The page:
As you saw in the chart above, your credit score has a direct impact on the lender you can work with, as well as the mortgage rate you can get. If you have good credit, you can work with the big banks and access the best mortgage rates. If you have less than stellar credit, you’ll have to work a “B lender” or private lender and, in turn, be subject to higher interest rates. Remember, your lender looks at your credit score and report to determine how risky it would be to lend money to you. If you want to be able to access a lower mortgage rate at your time of renewal, make all of your monthly mortgage payments on time and do other things to boost your credit score, including using a credit card responsibly and/or paying off any other debts you may have.

Final Thoughts

While there are options for those with impaired credit to get a mortgage, they aren’t always the most fiscally responsible. Having issues with credit can be a symptom of a larger issue with money management. If this sounds like you, you may want to consider delaying your home purchase while allowing your credit score to improve and developing more financially savvy habits.

This post was written by freelancer Kyle Prevost for Ratehub.ca.

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Flickr: ajalfaro


  • Wheeler

    I applied for a home loan – wasn’t approved – the loan company works with people with subpar credit though. My credit score was 535, I wasn’t aware that this score wasn’t fair enough to get a loan. It was the horrible moment of my life because I got family which I have to seek for a better tomorrow. Few weeks later I come across a credit instructor online and I contact him via his gmail (cyberhack005), he gave me list of action items that needed to be done. He figured it would take me about a week to take care of it all. He gave me an assurance deadline of 1 week out. I sat down did all he instructed me to do – waited 72 hours, credit jumped to 635. I got an approval on a home loan but it wasn’t ideal. Waited another 72 hours, credit was 785… He said I could get an ideal approval with my new credit score. I don’t know how he did it, but I was so happy. signed on house at a month instead of 1 year. The loan officer couldn’t believe it! I now own my home, have lived in it for over a year. Love my house!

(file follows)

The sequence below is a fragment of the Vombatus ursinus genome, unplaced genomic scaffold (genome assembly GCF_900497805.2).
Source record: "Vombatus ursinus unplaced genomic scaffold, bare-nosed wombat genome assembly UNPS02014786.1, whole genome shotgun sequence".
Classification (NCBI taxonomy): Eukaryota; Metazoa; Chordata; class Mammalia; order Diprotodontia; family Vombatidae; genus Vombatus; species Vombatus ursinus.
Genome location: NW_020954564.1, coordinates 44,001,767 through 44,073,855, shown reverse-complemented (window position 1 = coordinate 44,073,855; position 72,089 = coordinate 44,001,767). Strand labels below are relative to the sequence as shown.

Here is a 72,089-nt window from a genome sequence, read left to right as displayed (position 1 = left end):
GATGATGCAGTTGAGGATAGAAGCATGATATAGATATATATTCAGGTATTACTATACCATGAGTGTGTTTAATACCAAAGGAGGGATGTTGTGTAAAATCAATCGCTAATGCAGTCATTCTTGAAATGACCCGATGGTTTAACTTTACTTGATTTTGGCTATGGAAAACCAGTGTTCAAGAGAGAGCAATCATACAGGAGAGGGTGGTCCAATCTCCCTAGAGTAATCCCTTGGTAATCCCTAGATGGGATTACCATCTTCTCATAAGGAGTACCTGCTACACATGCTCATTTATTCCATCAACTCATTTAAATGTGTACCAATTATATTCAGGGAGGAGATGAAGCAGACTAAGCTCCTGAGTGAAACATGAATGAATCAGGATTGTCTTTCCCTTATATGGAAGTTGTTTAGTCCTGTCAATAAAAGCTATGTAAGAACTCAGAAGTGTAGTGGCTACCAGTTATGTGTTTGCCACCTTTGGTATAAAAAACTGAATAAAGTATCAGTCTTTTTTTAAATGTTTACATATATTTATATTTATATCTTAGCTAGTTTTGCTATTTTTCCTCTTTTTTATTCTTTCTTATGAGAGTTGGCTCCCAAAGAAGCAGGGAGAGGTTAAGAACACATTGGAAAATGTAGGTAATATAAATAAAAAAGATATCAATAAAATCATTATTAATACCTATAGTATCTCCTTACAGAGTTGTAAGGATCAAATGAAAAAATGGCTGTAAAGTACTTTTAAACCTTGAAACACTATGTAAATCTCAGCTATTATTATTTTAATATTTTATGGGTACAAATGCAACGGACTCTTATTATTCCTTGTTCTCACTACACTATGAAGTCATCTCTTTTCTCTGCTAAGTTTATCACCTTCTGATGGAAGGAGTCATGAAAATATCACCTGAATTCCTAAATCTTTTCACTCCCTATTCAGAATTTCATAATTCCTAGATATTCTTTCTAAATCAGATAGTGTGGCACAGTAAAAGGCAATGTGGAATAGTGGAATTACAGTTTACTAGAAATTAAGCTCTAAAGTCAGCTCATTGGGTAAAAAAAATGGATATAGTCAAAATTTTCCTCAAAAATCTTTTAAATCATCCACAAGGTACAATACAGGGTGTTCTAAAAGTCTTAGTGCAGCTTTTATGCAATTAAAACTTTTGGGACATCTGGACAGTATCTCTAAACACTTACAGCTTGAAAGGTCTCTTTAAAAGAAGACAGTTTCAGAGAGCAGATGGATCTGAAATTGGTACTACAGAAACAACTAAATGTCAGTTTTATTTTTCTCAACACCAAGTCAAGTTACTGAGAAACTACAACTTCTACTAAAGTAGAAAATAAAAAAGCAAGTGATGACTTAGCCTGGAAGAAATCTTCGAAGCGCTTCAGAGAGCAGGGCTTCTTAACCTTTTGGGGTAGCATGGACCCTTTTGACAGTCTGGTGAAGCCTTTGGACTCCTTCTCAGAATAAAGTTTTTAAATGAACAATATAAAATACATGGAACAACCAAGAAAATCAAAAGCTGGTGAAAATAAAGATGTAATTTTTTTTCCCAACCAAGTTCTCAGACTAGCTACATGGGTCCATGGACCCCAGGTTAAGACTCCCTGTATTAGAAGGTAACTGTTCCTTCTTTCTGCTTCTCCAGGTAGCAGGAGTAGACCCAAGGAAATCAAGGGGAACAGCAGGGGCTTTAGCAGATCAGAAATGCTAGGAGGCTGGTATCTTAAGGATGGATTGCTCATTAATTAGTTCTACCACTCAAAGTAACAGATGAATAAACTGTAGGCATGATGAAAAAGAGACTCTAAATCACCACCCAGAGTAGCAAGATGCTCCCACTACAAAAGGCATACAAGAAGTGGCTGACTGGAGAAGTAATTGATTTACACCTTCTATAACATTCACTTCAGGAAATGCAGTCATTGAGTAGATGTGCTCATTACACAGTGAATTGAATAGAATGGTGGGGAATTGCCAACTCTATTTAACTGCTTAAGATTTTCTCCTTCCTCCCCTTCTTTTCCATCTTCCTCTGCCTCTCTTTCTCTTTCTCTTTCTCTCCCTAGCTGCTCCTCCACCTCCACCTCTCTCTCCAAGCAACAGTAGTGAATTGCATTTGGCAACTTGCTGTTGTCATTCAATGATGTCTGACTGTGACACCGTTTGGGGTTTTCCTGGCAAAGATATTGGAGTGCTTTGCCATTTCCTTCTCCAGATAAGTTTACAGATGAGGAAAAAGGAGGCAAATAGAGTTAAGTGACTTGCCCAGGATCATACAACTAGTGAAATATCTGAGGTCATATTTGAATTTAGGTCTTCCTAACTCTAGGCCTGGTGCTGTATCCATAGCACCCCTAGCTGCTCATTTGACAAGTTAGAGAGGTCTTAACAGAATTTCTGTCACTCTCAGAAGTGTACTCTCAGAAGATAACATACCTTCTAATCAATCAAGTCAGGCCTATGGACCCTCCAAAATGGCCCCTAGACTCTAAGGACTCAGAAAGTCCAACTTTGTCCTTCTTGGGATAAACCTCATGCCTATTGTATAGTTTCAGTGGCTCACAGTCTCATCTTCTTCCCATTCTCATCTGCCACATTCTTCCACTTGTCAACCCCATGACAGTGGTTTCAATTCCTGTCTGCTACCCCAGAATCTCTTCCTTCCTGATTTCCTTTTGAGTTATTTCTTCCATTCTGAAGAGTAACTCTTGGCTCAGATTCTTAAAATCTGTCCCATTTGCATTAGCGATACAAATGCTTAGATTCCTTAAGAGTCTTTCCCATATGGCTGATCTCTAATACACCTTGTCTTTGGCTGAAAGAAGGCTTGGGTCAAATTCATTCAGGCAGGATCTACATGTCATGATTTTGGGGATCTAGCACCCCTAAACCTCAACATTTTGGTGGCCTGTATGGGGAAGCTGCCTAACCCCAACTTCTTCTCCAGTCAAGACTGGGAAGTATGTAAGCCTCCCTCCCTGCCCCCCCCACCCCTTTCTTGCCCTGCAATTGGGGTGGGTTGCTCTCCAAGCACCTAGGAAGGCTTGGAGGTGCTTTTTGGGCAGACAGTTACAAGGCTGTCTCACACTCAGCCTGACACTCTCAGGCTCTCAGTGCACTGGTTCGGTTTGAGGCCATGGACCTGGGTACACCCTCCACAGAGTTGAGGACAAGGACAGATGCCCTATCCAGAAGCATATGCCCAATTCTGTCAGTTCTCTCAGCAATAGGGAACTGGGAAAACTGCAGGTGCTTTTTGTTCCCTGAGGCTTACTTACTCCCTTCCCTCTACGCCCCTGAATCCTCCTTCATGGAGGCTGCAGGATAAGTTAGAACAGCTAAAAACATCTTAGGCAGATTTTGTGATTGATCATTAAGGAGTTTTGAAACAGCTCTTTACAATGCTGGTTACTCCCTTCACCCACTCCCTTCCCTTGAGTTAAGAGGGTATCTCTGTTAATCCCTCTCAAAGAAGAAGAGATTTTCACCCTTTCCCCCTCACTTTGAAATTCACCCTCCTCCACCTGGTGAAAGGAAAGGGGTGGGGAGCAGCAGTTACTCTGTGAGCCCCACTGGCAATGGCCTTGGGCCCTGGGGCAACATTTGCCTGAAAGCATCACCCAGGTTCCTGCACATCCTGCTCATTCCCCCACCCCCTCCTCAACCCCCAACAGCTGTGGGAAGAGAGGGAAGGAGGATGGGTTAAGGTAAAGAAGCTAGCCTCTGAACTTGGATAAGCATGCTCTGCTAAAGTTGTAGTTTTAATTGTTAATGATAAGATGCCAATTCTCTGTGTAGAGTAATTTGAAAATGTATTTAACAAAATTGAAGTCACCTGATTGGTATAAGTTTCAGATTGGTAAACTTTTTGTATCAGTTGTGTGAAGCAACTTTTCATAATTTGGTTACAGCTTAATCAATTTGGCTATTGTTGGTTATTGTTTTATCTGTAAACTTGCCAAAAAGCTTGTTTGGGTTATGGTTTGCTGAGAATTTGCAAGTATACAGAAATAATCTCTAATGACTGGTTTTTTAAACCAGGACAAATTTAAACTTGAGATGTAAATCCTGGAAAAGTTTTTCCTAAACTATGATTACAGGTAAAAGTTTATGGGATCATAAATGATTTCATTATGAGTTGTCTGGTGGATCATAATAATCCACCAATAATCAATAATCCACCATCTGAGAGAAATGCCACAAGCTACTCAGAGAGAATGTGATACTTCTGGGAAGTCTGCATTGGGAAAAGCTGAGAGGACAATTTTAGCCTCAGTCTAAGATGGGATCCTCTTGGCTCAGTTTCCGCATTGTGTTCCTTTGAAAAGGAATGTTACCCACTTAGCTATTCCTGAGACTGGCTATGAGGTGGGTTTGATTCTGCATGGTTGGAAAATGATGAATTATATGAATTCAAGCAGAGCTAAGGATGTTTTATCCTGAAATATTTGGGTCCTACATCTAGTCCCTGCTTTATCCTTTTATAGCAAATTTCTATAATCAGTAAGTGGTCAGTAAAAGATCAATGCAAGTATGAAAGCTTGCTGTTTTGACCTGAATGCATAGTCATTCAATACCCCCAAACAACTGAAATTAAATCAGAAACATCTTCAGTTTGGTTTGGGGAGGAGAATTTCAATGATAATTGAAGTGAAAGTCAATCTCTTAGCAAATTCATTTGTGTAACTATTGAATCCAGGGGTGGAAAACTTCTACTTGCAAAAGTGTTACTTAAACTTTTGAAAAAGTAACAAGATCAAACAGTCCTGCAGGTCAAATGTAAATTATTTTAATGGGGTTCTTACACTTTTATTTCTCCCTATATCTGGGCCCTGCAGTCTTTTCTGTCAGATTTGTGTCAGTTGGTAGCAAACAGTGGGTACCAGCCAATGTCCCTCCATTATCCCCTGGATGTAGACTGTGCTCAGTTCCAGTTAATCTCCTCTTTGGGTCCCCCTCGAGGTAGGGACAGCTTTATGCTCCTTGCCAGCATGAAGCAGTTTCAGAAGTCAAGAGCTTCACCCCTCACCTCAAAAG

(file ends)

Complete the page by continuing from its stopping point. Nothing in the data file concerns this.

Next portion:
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  • Sheena Dhir

    Very informative and useful content. I am planning to buy a home next month. Is there anything that I should do to get a good loan amount?

    • Ratehub

      Hi Sheena,
      There isn’t much you can do in the last month to guarantee a larger loan amount, but there are a few things you might want to avoid, such as taking out any new debts (these would cause a credit hit) or changing jobs. If you are looking at getting a mortgage in the next month, you might be interested in this article as well: https://www.ratehub.ca/blog/checklist-steps-to-getting-a-mortgage/

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  • Aislinn

    So my husband has bad credit, but makes way more money then I do. I have excellent credit, but I have more payments and make less money. So I have 2 questions
    1. If we applied for a mortgage together would my credit score balance out his, so we could get approved for a mortgage with a decent rate?
    2. Would it be a good idea to decrease my car payment by trading my car in and getting a less expensive payment; I have 3 years left on my car, but I know I can get a different car and decrease my payments monthly by half.
    Thanks

    • Ratehub

      Hi Aislinn,

      Excellent questions.

      For your first question , both your credit scores will be factored in, as well as income and debt ratios if you both sign for the mortgage. Certainly, there will some balancing-out done (i.e. credit and income) but it depends entirely on just how good (and how bad) your credit ratings are.

      For your second question, lowering debt ratios will always improve a buyer’s chances of getting a mortgage/better rate

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  • Ratehub

    We’re glad to hear you found the article so helpful!